Self-made corporate billionaires are a rare breed, and I think we can all agree that they deserve respect for their acumen and tenacity. What they don’t deserve, if they’ve accepted shareholder money through the capital markets, is unfettered control of their businesses. Public companies cannot treat corporate governance best practices as a nuisance, or worse, a hindrance – especially when the company’s interests may be at odds with those of its billionaire founder.
I bring you this public service announcement because I’m agog at newly emerged details of the goings-on at Dish Network, the publicly traded satellite television company whose shares and voting power remain firmly in the control of chairman and co-founder Charlie Ergen. I’ve written before about a shareholder derivative suit in Las Vegas state court that accuses Ergen and his friends on the Dish board of compromising the interests of minority shareholders in the company’s $2.2 billion stalking-horse bid for LightSquared, the bankrupt wireless communications company. Ergen is LightSquared’s biggest creditor; through personal investment vehicles, he acquired about $1 billion in LightSquared debt, unbeknownst to LightSquared, which on Friday sued him and Dish for secretly attempting to gain control of the bankrupt company. Dish minority shareholders in the Las Vegas suit contend that through his LightSquared investment, Ergen personally will reap windfall profits if Dish’s bid for LightSquared succeeds.
Last month, you may recall, Clark County judge Elizabeth Gonzalez granted expedited discovery to the Dish shareholders, who are trying to bar Ergen from any continuing role in Dish bidding for LightSquared. On Thursday, shareholder lawyers at Bernstein Litowitz Berger & Grossmann and Cotton, Driggs, Walch, Holley, Woloson & Thompson filed a public version of a supplemental brief disclosing what that discovery revealed.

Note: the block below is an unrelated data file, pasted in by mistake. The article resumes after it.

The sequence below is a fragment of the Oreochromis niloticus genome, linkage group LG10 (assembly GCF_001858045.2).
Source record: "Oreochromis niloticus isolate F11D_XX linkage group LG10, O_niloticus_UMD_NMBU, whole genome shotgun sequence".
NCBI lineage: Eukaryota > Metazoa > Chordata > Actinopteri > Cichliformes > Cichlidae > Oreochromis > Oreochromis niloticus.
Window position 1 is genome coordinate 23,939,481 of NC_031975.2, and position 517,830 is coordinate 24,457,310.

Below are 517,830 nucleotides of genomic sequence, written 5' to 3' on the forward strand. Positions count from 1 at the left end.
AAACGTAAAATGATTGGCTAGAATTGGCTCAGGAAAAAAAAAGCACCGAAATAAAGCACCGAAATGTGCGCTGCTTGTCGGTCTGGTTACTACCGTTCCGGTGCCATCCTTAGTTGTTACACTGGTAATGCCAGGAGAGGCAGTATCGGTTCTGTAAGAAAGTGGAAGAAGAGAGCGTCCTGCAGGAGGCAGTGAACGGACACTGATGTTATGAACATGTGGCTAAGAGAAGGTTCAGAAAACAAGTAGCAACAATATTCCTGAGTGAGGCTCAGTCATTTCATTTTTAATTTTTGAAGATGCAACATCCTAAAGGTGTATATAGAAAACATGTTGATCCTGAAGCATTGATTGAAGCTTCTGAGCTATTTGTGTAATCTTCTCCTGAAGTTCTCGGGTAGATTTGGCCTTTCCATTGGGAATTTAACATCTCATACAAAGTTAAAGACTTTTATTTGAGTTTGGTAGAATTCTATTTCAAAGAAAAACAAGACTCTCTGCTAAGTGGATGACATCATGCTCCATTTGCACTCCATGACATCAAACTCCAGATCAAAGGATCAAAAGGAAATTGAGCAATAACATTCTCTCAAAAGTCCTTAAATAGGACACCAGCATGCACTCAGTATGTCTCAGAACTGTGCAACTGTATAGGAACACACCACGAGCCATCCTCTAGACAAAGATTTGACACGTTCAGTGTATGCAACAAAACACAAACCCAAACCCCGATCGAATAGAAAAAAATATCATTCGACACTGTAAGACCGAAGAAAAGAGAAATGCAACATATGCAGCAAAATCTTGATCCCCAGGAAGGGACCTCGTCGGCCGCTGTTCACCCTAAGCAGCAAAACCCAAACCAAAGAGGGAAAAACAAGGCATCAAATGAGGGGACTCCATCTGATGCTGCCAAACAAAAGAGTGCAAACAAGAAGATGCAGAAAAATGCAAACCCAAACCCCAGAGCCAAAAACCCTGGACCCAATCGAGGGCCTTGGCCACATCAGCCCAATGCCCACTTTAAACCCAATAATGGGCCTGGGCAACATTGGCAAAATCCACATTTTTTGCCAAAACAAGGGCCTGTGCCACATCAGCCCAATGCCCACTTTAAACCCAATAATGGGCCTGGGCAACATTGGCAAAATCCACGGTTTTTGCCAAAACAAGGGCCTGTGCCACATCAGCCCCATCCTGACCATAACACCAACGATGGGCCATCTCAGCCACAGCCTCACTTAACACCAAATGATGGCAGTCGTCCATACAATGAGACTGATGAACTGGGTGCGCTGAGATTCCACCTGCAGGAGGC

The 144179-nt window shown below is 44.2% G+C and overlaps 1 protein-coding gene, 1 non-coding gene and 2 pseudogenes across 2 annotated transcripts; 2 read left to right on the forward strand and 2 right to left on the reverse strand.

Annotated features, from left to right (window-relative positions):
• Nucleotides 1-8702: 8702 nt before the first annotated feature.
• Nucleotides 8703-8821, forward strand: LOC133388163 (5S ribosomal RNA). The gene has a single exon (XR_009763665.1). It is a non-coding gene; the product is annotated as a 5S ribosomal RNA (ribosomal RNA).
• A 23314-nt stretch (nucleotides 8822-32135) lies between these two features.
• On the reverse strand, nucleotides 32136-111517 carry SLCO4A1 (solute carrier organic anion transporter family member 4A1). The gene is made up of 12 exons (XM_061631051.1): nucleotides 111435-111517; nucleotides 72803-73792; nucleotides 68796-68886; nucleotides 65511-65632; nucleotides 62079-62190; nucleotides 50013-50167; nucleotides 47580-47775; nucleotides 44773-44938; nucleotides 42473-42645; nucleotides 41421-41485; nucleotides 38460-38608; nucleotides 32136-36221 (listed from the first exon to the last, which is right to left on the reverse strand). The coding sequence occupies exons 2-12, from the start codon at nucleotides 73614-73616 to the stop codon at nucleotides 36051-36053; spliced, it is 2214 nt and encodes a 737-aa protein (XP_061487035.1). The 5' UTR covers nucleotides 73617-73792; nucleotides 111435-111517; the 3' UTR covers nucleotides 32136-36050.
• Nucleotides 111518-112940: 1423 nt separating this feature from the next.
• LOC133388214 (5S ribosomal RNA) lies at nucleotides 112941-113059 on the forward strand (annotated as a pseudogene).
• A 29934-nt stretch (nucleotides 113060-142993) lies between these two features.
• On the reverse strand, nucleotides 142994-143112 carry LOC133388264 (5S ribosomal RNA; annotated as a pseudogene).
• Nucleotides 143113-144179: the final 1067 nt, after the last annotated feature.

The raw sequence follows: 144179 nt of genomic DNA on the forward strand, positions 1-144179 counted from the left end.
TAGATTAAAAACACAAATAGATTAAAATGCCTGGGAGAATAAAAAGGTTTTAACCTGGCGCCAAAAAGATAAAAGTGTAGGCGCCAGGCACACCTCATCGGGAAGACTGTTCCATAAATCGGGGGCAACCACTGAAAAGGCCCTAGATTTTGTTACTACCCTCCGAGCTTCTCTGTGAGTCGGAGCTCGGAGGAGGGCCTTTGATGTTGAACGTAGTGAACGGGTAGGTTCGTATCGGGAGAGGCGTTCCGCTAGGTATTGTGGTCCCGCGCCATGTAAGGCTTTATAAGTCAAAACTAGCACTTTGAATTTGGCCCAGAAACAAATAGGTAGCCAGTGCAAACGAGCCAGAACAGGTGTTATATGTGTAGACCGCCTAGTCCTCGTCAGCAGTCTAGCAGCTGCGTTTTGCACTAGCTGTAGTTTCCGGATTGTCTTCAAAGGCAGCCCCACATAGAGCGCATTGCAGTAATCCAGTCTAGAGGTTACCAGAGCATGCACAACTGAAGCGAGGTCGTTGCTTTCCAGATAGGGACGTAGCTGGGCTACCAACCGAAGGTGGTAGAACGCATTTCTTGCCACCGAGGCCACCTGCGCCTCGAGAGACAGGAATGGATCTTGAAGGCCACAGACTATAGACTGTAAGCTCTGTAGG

If the brief is to be believed – and I should say here that a Dish representative says it is not, calling the filing “reckless” and “based upon numerous factual inaccuracies” – then the story of Dish’s bid for LightSquared is a rare tale of overt bullying by a controlling shareholder and abject acquiescence by his loyalists on the board of a public company. In that regard, Dish is a corporate governance failure, a company that has displayed what former Securities and Exchange Commission chair Harvey Pitt, in a declaration filed by Dish shareholders, called an “egregious…disdain” for corporate governance procedures. But at the same time the new brief documents how Dish’s two independent directors resisted pressure from Ergen and the rest of the board. One of them, former Liberty Media executive Gary Howard, eventually resigned, when it became clear that the rest of the board was not concerned about Ergen’s potential conflict. The other one, software developer and former Janus Capital CFO Steve Goodbarn, continues to sit on Dish’s board.
Ergen and Dish (and their lawyers at Willkie Farr & Gallagher and Sullivan & Cromwell) have argued since the beginning of this whole LightSquared ado that there is no conflict between Ergen’s interests and those of Dish’s minority shareholders, and it’s certainly true that all Dish shareholders will benefit if the company’s bid for LightSquared is successful. The new shareholder filing, however, shows that Dish’s independent directors had a more nuanced view than Ergen of the relationship between him and Dish’s other shareholders. That’s precisely why corporate governance conventions call for independent directors to evaluate transactions and stand up for the interests of minority shareholders. So, in a perverse way, the Dish story is also an affirmation of good corporate governance practices – a case study of an independent committee attempting to execute its duty to all shareholders.